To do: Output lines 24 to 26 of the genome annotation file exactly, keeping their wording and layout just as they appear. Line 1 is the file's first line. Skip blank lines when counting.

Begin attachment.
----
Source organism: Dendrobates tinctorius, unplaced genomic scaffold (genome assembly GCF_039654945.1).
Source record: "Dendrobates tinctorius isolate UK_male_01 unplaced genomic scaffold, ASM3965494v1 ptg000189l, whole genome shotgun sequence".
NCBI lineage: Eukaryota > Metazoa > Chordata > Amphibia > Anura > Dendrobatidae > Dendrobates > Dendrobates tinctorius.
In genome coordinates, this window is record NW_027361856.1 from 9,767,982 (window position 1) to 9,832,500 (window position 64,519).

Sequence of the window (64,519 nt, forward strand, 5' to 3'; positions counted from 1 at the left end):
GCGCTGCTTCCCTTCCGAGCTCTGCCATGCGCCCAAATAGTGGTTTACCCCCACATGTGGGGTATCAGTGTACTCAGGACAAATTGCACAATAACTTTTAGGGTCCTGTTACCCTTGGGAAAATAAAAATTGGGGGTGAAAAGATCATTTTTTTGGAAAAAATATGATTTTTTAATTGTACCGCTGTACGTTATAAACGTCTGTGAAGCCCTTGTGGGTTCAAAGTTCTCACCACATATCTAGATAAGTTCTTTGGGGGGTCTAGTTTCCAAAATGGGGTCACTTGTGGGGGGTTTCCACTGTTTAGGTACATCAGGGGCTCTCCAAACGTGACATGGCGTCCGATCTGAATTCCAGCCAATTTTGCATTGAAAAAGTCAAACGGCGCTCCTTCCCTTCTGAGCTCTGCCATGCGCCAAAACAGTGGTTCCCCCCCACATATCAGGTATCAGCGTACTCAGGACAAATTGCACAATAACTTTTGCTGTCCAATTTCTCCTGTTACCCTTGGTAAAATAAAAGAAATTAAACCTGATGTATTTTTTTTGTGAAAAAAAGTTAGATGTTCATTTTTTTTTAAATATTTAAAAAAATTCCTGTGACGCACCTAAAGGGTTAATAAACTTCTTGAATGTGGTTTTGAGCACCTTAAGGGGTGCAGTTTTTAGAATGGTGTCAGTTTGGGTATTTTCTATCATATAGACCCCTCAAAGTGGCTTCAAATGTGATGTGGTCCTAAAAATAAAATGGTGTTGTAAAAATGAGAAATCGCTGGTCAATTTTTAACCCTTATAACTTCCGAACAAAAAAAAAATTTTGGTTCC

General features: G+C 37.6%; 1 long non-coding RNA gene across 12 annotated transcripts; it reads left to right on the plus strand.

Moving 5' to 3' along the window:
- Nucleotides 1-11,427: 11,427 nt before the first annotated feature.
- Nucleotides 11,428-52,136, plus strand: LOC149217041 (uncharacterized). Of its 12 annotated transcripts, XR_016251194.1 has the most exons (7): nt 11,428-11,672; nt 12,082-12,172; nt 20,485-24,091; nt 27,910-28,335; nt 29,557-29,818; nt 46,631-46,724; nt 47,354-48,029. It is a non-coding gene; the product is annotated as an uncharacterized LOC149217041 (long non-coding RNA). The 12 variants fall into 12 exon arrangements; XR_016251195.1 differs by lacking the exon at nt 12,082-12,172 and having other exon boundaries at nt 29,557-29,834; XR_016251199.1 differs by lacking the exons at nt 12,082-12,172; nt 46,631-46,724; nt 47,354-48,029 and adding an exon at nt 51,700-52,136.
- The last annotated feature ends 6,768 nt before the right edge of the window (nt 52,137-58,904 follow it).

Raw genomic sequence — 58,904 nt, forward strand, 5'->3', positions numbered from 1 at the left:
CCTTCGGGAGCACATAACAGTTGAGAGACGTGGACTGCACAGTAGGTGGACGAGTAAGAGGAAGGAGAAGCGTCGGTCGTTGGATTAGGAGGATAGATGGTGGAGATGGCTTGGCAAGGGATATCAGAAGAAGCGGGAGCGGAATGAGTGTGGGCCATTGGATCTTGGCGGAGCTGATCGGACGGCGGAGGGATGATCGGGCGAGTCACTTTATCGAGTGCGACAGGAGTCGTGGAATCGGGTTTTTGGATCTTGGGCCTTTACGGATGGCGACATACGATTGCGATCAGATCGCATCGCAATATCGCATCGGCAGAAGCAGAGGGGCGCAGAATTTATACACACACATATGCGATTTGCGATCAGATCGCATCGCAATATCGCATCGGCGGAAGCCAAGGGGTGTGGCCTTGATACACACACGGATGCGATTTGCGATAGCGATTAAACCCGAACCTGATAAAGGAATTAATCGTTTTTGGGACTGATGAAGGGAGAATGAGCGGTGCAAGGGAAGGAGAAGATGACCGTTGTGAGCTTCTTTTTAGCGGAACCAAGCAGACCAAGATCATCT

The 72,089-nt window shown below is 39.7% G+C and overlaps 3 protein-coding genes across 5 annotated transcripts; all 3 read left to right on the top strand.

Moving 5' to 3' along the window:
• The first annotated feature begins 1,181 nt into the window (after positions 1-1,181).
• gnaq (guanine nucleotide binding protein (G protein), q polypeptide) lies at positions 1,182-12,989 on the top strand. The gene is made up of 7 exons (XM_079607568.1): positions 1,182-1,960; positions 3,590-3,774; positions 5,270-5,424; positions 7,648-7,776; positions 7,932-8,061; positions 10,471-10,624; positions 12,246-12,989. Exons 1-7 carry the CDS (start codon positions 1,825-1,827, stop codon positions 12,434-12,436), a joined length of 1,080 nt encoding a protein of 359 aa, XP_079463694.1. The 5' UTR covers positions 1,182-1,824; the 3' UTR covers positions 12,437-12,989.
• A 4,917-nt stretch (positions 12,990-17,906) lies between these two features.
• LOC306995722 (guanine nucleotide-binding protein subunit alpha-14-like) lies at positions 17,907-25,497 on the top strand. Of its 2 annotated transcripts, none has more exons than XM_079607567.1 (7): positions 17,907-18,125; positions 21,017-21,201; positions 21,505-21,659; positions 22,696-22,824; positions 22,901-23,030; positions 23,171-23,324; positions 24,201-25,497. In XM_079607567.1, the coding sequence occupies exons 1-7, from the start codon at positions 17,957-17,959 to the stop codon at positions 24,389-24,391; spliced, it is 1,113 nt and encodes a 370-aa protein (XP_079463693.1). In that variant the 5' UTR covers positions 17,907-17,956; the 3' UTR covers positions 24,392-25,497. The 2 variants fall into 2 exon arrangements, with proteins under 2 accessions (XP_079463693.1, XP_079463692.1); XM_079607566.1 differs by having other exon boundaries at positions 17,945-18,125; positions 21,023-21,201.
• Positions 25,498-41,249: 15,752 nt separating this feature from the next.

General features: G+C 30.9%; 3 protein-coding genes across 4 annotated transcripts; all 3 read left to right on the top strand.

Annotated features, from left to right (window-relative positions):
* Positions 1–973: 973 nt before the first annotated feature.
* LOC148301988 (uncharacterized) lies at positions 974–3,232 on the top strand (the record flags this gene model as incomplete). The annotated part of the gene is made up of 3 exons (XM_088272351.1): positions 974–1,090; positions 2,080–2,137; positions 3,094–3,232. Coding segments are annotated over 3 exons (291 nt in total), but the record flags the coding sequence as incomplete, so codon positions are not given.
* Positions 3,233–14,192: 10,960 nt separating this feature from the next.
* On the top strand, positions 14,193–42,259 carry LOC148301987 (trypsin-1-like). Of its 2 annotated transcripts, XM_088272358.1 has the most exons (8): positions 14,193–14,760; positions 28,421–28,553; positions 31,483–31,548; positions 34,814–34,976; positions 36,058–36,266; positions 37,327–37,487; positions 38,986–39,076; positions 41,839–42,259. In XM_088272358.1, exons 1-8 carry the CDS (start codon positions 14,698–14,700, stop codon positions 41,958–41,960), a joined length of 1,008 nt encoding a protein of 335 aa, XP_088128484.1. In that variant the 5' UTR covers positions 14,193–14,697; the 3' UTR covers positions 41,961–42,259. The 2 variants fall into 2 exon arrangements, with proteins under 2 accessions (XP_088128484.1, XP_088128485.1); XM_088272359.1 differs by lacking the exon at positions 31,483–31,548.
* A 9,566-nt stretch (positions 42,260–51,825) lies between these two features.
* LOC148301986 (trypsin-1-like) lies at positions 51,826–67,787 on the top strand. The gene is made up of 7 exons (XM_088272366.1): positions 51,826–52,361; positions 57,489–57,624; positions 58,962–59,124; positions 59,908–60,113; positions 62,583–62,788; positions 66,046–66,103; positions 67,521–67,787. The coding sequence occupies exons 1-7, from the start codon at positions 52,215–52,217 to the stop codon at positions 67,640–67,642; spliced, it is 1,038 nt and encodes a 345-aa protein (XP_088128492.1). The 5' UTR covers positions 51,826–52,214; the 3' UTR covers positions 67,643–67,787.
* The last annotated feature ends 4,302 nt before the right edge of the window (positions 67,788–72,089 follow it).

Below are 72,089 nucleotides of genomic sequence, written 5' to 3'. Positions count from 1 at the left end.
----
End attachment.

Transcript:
* LOC148301988 (uncharacterized) lies at positions 974–3,232 on the top strand (the record flags this gene model as incomplete). The annotated part of the gene is made up of 3 exons (XM_088272351.1): positions 974–1,090; positions 2,080–2,137; positions 3,094–3,232. Coding segments are annotated over 3 exons (291 nt in total), but the record flags the coding sequence as incomplete, so codon positions are not given.
* Positions 3,233–14,192: 10,960 nt separating this feature from the next.
* On the top strand, positions 14,193–42,259 carry LOC148301987 (trypsin-1-like). Of its 2 annotated transcripts, XM_088272358.1 has the most exons (8): positions 14,193–14,760; positions 28,421–28,553; positions 31,483–31,548; positions 34,814–34,976; positions 36,058–36,266; positions 37,327–37,487; positions 38,986–39,076; positions 41,839–42,259. In XM_088272358.1, exons 1-8 carry the CDS (start codon positions 14,698–14,700, stop codon positions 41,958–41,960), a joined length of 1,008 nt encoding a protein of 335 aa, XP_088128484.1. In that variant the 5' UTR covers positions 14,193–14,697; the 3' UTR covers positions 41,961–42,259. The 2 variants fall into 2 exon arrangements, with proteins under 2 accessions (XP_088128484.1, XP_088128485.1); XM_088272359.1 differs by lacking the exon at positions 31,483–31,548.